U.S. employers dramatically stepped up their hiring in December, adding 312,000 jobs in an encouraging display of strength for an economy in the midst of a trade war, slowing global growth and a partial shutdown of the federal government.
The Labor Department said Friday that the unemployment rate rose slightly to 3.9 percent, but that reflected a surge in jobseekers— a positive for growth.
Average hourly pay improved 3.2 percent from a year ago, up from average wage growth of 2.7 percent at the end of 2017.
The jolt in hiring offers a dose of reassurance after a tumultuous few months as the outlook from the financial markets has turned decidedly bleaker. Job growth at this pace is a sign that the economy will continue to expand for a 10th straight year, even if overall growth slows somewhat because of the waning stimulus from President Donald Trump's tax cuts.
Although employers are showing their confidence, the financial markets have become increasingly worried.
Major companies such as Apple say their sales are being jeopardized by the tariff-fueled trade war between the United States and China. Factory activity in China and the United States have both weakened, with the Institute for Supply Management's U.S. manufacturing index on Thursday posting its steepest decline in a decade.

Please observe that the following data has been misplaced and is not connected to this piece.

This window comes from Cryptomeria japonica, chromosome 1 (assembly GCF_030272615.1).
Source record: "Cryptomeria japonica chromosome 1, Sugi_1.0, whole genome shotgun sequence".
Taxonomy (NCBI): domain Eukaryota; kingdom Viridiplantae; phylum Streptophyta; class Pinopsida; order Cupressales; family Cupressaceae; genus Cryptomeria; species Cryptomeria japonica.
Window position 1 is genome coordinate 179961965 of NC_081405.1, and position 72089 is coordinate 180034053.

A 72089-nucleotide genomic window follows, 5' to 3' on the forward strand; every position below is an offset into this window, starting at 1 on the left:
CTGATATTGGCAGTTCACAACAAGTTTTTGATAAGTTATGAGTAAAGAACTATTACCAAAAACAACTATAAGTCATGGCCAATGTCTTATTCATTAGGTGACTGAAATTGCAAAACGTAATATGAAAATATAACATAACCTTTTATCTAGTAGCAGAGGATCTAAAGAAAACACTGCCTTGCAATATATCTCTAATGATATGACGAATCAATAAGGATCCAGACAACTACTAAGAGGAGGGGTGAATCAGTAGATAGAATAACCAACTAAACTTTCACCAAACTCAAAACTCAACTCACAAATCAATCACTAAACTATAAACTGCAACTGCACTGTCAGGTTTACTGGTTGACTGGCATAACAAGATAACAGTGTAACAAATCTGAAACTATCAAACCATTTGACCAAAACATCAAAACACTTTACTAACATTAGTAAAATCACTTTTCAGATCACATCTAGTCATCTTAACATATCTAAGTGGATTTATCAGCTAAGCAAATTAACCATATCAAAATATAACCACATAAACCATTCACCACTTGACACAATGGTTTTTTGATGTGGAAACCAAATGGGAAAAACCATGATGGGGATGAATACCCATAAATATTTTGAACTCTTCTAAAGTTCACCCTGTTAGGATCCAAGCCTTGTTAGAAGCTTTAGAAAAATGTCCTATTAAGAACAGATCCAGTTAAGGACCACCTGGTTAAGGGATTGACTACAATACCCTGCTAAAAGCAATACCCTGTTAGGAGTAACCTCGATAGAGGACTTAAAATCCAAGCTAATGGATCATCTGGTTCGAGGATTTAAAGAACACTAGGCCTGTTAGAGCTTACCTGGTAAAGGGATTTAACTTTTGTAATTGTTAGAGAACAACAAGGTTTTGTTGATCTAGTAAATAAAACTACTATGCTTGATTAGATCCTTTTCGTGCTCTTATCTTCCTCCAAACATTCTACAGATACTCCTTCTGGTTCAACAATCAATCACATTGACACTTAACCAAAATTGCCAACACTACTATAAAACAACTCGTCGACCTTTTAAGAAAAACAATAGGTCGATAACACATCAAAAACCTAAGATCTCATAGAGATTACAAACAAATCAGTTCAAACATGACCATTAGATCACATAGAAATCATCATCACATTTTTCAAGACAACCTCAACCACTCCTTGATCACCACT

The government is about to enter its third week of a partial shutdown, with negotiations stalled over President Donald Trump's insistence that Democrats agree on funding for a wall along the border with Mexico. And attacks by Trump on the Federal Reserve over its rate increases have raised doubts about Chairman Jay Powell's status — a concern for both the markets and the economy.
The expected continuation of steady job growth suggests that such risks might be — for the moment, anyway — overblown. However, the stock market will have to weigh whether the strong job growth encourages the Fed to hike rates in 2019 more frequently than investors had previously anticipated.
The health care, food services, construction and manufacturing sectors were the primary contributors to last month's hiring.
Health care and education services added 82,000 jobs in December, the biggest jump since February 2012. Restaurants and drinking placed posted a net gain of 40,700 jobs. Builders added 38,000 construction jobs, while manufacturers increased their payrolls by 32,000 workers.
Businesses are still searching for more workers. The employment site Glassdoor found that job postings have risen 17 percent in the past year to 6.7 million.
"We really don't see any slowdown yet," said Andrew Chamberlain, chief economist at Glassdoor.
Despite the increase in the unemployment rate, the influx of people searching for work coupled with the job gains is an indication that the rate should decline in the coming months. Economists estimate that it requires roughly 100,000 job gains each month to satisfy population growth and keep the unemployment rate at its current level.
Hiring has easily eclipsed that pace. In 2018, employers added 2.6 million jobs, or an average of nearly 217,000 a month, according to the Labor Department.